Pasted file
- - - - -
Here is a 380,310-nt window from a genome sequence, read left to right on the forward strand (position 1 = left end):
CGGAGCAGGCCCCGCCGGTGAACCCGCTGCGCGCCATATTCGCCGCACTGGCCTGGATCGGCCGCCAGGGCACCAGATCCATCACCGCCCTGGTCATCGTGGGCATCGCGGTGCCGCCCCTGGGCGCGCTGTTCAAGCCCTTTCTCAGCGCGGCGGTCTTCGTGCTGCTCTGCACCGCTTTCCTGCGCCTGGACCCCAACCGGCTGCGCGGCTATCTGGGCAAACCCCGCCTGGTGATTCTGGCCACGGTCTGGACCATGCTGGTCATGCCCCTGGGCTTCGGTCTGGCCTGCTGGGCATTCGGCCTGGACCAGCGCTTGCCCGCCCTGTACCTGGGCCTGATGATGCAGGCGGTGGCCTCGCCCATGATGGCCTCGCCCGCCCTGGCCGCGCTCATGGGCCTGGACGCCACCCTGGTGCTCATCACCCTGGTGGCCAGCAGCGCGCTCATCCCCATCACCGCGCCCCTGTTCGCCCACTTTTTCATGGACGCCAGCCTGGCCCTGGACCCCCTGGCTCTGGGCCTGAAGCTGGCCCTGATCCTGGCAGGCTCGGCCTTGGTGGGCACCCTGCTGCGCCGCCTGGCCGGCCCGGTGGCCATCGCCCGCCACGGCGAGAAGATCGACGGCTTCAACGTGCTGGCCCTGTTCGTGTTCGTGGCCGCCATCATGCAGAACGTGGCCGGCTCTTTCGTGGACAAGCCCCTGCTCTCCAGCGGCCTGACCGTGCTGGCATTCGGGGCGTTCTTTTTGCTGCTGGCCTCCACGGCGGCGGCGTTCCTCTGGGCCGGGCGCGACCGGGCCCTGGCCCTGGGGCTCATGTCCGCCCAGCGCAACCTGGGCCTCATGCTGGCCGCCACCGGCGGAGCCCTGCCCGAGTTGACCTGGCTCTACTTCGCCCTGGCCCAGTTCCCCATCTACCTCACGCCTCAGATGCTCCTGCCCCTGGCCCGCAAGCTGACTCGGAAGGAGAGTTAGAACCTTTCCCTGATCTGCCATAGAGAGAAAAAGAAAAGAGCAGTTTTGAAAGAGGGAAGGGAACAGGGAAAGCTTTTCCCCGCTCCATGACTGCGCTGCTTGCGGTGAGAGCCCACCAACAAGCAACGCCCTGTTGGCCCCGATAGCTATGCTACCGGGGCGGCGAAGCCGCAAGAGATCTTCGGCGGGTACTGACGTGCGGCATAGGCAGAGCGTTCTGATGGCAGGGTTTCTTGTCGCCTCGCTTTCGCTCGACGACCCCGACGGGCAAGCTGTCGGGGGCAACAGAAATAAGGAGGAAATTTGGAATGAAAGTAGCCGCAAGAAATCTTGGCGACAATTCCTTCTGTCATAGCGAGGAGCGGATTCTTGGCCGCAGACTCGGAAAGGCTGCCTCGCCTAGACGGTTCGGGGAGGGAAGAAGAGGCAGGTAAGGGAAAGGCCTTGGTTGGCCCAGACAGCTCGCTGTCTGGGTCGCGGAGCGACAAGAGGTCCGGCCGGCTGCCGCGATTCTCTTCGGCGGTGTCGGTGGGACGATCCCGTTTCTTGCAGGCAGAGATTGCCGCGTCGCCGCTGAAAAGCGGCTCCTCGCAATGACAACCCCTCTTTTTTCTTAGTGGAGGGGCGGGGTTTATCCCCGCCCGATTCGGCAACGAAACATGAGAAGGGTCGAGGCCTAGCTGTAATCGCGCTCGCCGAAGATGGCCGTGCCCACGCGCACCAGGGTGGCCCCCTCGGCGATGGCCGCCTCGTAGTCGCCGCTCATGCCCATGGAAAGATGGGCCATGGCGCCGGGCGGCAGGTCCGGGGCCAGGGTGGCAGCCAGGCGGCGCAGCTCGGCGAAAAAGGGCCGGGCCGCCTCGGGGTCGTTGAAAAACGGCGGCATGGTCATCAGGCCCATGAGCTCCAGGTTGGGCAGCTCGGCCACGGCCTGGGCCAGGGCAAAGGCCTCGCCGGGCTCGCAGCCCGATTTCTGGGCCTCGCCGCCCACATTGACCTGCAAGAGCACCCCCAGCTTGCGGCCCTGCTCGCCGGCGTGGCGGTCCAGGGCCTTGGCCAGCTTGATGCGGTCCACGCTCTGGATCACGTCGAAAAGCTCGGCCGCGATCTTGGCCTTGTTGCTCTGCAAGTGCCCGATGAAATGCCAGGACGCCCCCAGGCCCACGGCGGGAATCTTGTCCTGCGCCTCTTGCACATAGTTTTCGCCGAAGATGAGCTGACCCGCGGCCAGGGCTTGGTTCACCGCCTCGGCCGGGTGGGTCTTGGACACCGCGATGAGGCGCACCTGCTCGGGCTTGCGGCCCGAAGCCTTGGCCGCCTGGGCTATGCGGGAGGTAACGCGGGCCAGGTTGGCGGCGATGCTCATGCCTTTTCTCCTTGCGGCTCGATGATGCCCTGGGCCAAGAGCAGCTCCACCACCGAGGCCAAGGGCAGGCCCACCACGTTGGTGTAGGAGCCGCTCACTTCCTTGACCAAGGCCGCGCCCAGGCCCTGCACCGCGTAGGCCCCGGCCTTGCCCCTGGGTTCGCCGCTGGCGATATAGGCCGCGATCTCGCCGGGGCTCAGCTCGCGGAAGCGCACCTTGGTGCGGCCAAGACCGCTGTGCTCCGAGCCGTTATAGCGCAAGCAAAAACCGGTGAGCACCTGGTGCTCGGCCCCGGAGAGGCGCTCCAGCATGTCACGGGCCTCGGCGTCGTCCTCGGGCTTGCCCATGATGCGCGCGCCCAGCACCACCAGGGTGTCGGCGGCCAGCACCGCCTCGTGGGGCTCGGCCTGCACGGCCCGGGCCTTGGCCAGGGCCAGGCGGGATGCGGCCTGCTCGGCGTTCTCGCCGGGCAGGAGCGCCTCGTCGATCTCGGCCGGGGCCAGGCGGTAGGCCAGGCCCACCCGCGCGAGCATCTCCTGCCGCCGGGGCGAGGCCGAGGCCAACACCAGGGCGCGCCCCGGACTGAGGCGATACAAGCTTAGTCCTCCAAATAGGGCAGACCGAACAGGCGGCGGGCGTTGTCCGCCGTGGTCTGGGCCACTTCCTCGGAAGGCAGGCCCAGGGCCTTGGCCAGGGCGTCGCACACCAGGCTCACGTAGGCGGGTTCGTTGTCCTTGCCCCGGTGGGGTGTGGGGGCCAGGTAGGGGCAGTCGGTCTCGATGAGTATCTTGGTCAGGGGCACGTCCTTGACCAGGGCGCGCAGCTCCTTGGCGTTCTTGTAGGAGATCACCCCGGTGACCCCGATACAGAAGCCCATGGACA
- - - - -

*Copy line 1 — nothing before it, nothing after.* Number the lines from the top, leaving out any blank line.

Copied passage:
Here is a 380,310-nt window from a genome sequence, read left to right on the forward strand (position 1 = left end):